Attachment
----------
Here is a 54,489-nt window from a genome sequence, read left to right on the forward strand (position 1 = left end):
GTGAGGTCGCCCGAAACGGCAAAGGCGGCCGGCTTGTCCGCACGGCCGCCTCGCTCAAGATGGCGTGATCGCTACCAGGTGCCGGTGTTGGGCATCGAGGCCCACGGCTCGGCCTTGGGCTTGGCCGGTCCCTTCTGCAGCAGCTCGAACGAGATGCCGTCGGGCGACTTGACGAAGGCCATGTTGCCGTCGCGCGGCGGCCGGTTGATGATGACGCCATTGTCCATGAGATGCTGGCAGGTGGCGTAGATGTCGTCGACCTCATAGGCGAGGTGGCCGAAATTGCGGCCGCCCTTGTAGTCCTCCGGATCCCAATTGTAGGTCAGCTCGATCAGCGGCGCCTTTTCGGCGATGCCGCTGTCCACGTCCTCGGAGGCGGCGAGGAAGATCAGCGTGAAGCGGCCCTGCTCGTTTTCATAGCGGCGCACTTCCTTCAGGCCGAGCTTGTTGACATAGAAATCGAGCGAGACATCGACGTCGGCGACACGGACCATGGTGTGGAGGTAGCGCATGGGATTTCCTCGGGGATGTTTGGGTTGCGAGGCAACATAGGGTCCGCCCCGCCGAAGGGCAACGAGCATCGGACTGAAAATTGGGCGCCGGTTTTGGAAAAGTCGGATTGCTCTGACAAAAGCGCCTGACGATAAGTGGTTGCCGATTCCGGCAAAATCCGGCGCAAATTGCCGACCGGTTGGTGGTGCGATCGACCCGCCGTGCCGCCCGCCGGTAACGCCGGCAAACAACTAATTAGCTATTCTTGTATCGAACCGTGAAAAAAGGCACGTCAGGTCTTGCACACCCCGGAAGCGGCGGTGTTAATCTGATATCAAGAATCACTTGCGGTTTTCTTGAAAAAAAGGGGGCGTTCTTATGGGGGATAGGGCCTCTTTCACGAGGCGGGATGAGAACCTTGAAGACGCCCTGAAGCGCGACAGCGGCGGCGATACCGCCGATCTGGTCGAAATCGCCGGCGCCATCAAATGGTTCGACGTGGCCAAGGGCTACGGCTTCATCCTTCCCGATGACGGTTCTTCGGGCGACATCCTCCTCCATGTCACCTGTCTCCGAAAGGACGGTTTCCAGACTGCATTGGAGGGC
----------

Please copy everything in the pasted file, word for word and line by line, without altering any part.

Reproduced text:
Here is a 54,489-nt window from a genome sequence, read left to right on the forward strand (position 1 = left end):
GTGAGGTCGCCCGAAACGGCAAAGGCGGCCGGCTTGTCCGCACGGCCGCCTCGCTCAAGATGGCGTGATCGCTACCAGGTGCCGGTGTTGGGCATCGAGGCCCACGGCTCGGCCTTGGGCTTGGCCGGTCCCTTCTGCAGCAGCTCGAACGAGATGCCGTCGGGCGACTTGACGAAGGCCATGTTGCCGTCGCGCGGCGGCCGGTTGATGATGACGCCATTGTCCATGAGATGCTGGCAGGTGGCGTAGATGTCGTCGACCTCATAGGCGAGGTGGCCGAAATTGCGGCCGCCCTTGTAGTCCTCCGGATCCCAATTGTAGGTCAGCTCGATCAGCGGCGCCTTTTCGGCGATGCCGCTGTCCACGTCCTCGGAGGCGGCGAGGAAGATCAGCGTGAAGCGGCCCTGCTCGTTTTCATAGCGGCGCACTTCCTTCAGGCCGAGCTTGTTGACATAGAAATCGAGCGAGACATCGACGTCGGCGACACGGACCATGGTGTGGAGGTAGCGCATGGGATTTCCTCGGGGATGTTTGGGTTGCGAGGCAACATAGGGTCCGCCCCGCCGAAGGGCAACGAGCATCGGACTGAAAATTGGGCGCCGGTTTTGGAAAAGTCGGATTGCTCTGACAAAAGCGCCTGACGATAAGTGGTTGCCGATTCCGGCAAAATCCGGCGCAAATTGCCGACCGGTTGGTGGTGCGATCGACCCGCCGTGCCGCCCGCCGGTAACGCCGGCAAACAACTAATTAGCTATTCTTGTATCGAACCGTGAAAAAAGGCACGTCAGGTCTTGCACACCCCGGAAGCGGCGGTGTTAATCTGATATCAAGAATCACTTGCGGTTTTCTTGAAAAAAAGGGGGCGTTCTTATGGGGGATAGGGCCTCTTTCACGAGGCGGGATGAGAACCTTGAAGACGCCCTGAAGCGCGACAGCGGCGGCGATACCGCCGATCTGGTCGAAATCGCCGGCGCCATCAAATGGTTCGACGTGGCCAAGGGCTACGGCTTCATCCTTCCCGATGACGGTTCTTCGGGCGACATCCTCCTCCATGTCACCTGTCTCCGAAAGGACGGTTTCCAGACTGCATTGGAGGGC